By Donna Miles
WASHINGTON, Sept. 15, 2006 – Military and defense leaders, former prisoners of war and families of missing servicemembers gathered here today to commemorate National POW/MIA Recognition Day and to reaffirm their commitment to ensuring a full accounting of those missing in action. Marine General Peter Pace, chairman of the Joint Chiefs of Staff, called today's observance an opportunity to honor the more than 30,000 living former prisoners of war in the United States and those still missing.
"For those of us in uniform, they are quite simply our heroes, because they have been called upon to sacrifice for this country in a way that very few have ever been called upon," Pace said during a ceremony on the Pentagon's parade field. "And they have performed their duties in a way that each of us who has the privilege of serving today can only hope that we would perform ours if put in the same circumstance."
Today's troops take courage from your example, Pace told the former POWs, as a sea of flags carried by a joint color guard waved behind him. "You have given to us a legacy that we want to cherish and take forward," he said. "And we certainly rededicate ourselves today to try to serve this country as well as each of you has."
Pace also honored families of servicemembers still missing and vowed to press forward to ensure their loved ones are accounted for. "There is no more sacred duty for the county than to account for and to repatriate those who are missing," he said.
The families of the missing service the country every day "in a way that we can't even imagine," the chairman said. He expressed hope that knowing the nation is pausing today to rededicate itself to accounting for their loved ones helps ease their pain.
"It is my honor, for all of us in uniform to rededicate to you today our service to our country in a way to emulate and take forward what your loved ones have already done," he said.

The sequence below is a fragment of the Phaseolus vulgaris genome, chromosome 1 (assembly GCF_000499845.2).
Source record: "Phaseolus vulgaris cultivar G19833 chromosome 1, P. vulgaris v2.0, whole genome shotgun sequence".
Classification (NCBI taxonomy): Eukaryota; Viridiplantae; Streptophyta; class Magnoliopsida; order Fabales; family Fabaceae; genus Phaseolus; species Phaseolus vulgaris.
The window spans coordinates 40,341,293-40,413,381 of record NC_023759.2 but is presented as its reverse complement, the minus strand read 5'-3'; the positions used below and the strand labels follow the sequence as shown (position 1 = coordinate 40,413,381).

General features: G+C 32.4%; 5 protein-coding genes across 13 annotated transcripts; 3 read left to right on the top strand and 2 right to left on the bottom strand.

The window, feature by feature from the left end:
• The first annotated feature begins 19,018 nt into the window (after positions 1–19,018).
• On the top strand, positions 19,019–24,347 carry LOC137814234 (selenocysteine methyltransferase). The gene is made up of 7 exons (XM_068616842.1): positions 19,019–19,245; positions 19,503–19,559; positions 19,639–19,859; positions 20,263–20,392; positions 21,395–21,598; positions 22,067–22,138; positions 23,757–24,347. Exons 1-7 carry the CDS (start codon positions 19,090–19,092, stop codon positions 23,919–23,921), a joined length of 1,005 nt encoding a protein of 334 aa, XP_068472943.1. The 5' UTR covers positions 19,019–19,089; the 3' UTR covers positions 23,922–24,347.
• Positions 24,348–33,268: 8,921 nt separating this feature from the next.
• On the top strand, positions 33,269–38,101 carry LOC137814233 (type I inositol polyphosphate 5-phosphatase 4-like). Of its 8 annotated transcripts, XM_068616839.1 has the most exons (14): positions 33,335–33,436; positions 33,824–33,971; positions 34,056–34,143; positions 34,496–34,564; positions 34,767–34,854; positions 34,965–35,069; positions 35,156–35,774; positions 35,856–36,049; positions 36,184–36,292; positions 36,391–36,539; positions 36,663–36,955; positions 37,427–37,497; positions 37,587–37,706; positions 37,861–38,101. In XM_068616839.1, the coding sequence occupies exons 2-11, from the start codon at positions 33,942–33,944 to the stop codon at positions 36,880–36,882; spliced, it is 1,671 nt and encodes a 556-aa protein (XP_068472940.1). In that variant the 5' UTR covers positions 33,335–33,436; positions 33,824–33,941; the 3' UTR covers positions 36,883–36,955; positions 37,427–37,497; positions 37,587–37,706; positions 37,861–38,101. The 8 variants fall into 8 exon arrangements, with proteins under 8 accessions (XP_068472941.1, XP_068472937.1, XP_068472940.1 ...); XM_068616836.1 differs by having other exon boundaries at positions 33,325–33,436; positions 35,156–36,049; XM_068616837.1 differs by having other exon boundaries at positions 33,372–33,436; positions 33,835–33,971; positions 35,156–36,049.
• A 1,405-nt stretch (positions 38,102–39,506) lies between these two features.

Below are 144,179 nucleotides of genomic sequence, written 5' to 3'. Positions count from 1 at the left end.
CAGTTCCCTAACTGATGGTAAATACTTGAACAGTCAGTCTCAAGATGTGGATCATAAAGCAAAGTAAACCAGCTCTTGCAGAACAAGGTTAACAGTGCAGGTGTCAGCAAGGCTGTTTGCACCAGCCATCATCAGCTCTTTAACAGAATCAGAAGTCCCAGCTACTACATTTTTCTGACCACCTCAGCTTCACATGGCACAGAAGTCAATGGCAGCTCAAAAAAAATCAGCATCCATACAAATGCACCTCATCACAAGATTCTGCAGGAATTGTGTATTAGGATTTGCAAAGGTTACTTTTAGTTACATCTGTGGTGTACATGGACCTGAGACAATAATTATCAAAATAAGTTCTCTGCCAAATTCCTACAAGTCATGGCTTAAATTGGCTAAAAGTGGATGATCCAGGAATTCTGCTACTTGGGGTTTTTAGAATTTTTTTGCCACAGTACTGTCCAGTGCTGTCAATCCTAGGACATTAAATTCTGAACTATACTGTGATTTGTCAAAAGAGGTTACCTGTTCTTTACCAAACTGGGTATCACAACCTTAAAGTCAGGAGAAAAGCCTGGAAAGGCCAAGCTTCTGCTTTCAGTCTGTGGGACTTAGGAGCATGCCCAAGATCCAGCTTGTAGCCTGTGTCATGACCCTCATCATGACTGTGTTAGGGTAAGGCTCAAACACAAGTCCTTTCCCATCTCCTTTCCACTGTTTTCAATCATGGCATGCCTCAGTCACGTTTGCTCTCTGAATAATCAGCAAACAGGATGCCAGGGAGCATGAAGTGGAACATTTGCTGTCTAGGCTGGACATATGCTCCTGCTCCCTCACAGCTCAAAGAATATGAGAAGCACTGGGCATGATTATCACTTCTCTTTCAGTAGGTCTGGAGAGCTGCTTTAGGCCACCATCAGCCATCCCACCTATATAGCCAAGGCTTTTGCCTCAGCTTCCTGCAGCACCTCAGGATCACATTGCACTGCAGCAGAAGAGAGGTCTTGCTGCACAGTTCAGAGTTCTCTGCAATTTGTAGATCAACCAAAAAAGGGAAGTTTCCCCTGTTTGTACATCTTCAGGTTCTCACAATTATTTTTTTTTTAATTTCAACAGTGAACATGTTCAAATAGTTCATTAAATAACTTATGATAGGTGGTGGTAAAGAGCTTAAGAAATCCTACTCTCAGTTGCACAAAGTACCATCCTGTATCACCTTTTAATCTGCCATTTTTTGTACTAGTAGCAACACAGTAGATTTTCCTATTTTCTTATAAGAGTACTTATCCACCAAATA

Deputy Secretary Gordon England echoed Pace's sentiment, thanking the former POWs for their sacrifice and reaffirming the national commitment to accounting for its missing troops. "America does not forget her heroes," he said.
The deputy secretary repeated President Bush's pledge that the country "must not rest until we have accounted for every soldier, sailor, airmen, Coast Guardsman and Marine."
U.S. Rep. Rob Simmons of Connecticut, a member of the Armed Services Committee, Vietnam veteran and champion of POW/MIA issues, told the gathering it's "part of our national character that we do not abandon those who have been lost in defense of America."
"Although they have been lost for a time, they have not been forgotten, and they will never be forgotten," Simmons said. "And we will find them and bring them home. ... We will not rest until they have all been accounted for and returned to the nation and to the families for whom they sacrificed."
As Simmons concluded his remarks, four UH-60 Black Hawk helicopters flew overhead in formation, flying off toward nearby Arlington National Cemetery.
Former POWs at the ceremony said they felt honored to represent others who could not attend and to hear their leaders reaffirm their commitment to bring all missing servicemembers home.
Retired Air Force Chief Master Sgt. William A. Tippins, 81, a prisoner of war in Germany from 1942 to 1944, came to the ceremony in his black World War II-era uniform. "I always come," Tippins said. "I feel I owe it to my buddies."
Former World War II POW Robert J. VanHouten, a soldier held for four months in Germany in 1945, called it important to remember what he and his fellow POWs endured and to commit to those still missing.
Former Army Cpl. Bill Stevens, a POW for 31 months during the Korean War, said he felt moved by today's ceremony and the commitment expressed to account for all MIAs. "I don't think we can ever forget," he said. "It's important to bring them back, especially for their families."
Ted Shpak, who served in the Army in Vietnam, was among members of Rolling Thunder, an organization committed to POW/MIA issues, who attended today's ceremony. "We're just not supposed to leave people behind," he said. "Accountability is very important -- especially now, when a war is going on."